May 2003
Volume 44, Issue 13
Free
ARVO Annual Meeting Abstract  |   May 2003
Predicting Endothelial Cell Loss and Long-Term Corneal Graft Survival
Author Affiliations & Notes
  • W.J. Armitage
    Ophthalmology, University Bristol, Bristol, United Kingdom
  • A.D. Dick
    Ophthalmology, University Bristol, Bristol, United Kingdom
  • W.M. Bourne
    Ophthalmology, Mayo Clinic, Rochester, MN, United States
  • Footnotes
    Commercial Relationships  W.J. Armitage, None; A.D. Dick, None; W.M. Bourne, None.
  • Footnotes
    Support  Support (WMB): NIH Grant EY02037
Investigative Ophthalmology & Visual Science May 2003, Vol.44, 4329. doi:
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      W.J. Armitage, A.D. Dick, W.M. Bourne; Predicting Endothelial Cell Loss and Long-Term Corneal Graft Survival . Invest. Ophthalmol. Vis. Sci. 2003;44(13):4329.

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      © ARVO (1962-2015); The Authors (2016-present)

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Abstract

Abstract: : Purpose: A simple exponential decay equation is inadequate to describe long-term corneal endothelial cell (EC) loss after penetrating keratoplasty. A more complex model that fitted the sum of two exponentials was therefore evaluated for describing the post-operative loss of EC both after penetrating keratoplasty and after cataract surgery. Methods: Data from studies of EC loss reported in the literature were identified. These included EC loss with age as well as after penetrating keratoplasty (up to 20 years post-op) or cataract surgery (up to 10 years post-op). A bi-exponential decay model was fitted to the data to determine the half-times of the rapid and slow components of the EC loss. Results: The half-time for the slow component of the loss with age was 224 years, underlining the excess endothelial capacity in normal eyes. The rapid component of the loss had a half time of 3 years, suggesting that this component should be negligible after approximately 15 years of age. After surgery, the rapid component of the EC loss had a half time of just a few months, and was likely due to surgical trauma and, following penetrating keratoplasty, cell-mediated rejection and other complications. The half times of the slow component were only 26 years after cataract surgery and 21 years after penetrating keratoplasty. Conclusions: The half times for the slow component after surgery were considerably less than for the loss with age, underlining the persistence of the accelerated EC loss even many years after surgery. Given the similarity of the half times following cataract surgery and penetrating keratoplasty, a common mechanism for this continued EC loss is suggested that involves a non-specific, innate response initiated by the breakdown of the blood-ocular barrier. The model can also be used to calculate EC loss in the long term after penetrating keratoplasty and thus predict when EC density may reach levels that are incompatible with the maintenance of transparency and graft function. Thus, a rationale is presented for the setting of minimum donor EC densities by eye banks.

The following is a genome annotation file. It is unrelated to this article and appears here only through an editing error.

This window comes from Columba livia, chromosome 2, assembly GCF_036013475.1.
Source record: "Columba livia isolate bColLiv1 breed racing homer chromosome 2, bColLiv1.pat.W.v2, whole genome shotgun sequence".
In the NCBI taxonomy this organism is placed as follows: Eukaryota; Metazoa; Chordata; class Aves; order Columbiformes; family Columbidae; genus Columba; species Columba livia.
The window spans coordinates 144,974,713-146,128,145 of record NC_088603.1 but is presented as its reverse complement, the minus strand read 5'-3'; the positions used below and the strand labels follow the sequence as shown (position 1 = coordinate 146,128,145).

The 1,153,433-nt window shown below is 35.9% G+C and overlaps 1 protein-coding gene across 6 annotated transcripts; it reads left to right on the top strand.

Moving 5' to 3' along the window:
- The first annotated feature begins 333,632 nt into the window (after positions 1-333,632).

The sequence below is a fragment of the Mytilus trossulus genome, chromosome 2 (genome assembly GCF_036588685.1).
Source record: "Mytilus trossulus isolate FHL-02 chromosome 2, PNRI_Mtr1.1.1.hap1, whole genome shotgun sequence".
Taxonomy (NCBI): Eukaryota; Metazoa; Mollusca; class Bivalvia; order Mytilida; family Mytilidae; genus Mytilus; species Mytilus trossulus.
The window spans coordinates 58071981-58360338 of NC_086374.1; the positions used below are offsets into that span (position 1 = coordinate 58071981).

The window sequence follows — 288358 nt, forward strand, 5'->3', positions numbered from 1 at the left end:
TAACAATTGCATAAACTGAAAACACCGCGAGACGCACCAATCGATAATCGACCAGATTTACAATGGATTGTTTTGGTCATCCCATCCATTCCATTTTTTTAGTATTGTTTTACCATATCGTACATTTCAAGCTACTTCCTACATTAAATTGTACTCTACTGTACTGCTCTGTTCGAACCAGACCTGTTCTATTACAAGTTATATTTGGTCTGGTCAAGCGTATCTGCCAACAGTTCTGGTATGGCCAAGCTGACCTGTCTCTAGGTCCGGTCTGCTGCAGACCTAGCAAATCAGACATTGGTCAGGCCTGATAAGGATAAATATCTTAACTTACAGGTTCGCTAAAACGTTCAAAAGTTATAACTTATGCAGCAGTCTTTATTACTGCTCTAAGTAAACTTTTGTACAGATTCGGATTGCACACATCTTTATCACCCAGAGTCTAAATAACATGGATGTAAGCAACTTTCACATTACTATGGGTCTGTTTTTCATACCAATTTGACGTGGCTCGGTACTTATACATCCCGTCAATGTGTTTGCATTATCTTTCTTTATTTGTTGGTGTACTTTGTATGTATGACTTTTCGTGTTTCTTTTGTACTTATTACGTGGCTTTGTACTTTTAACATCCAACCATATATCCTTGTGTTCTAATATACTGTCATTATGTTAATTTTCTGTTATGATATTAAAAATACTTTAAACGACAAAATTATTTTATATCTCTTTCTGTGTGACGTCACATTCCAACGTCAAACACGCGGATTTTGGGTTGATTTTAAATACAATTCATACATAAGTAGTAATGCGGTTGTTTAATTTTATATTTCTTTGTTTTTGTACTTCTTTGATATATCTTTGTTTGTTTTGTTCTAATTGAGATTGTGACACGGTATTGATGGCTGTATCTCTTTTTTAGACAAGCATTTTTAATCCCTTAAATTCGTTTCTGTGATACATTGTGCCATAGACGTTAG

Keywords: cornea: endothelium • transplantation 
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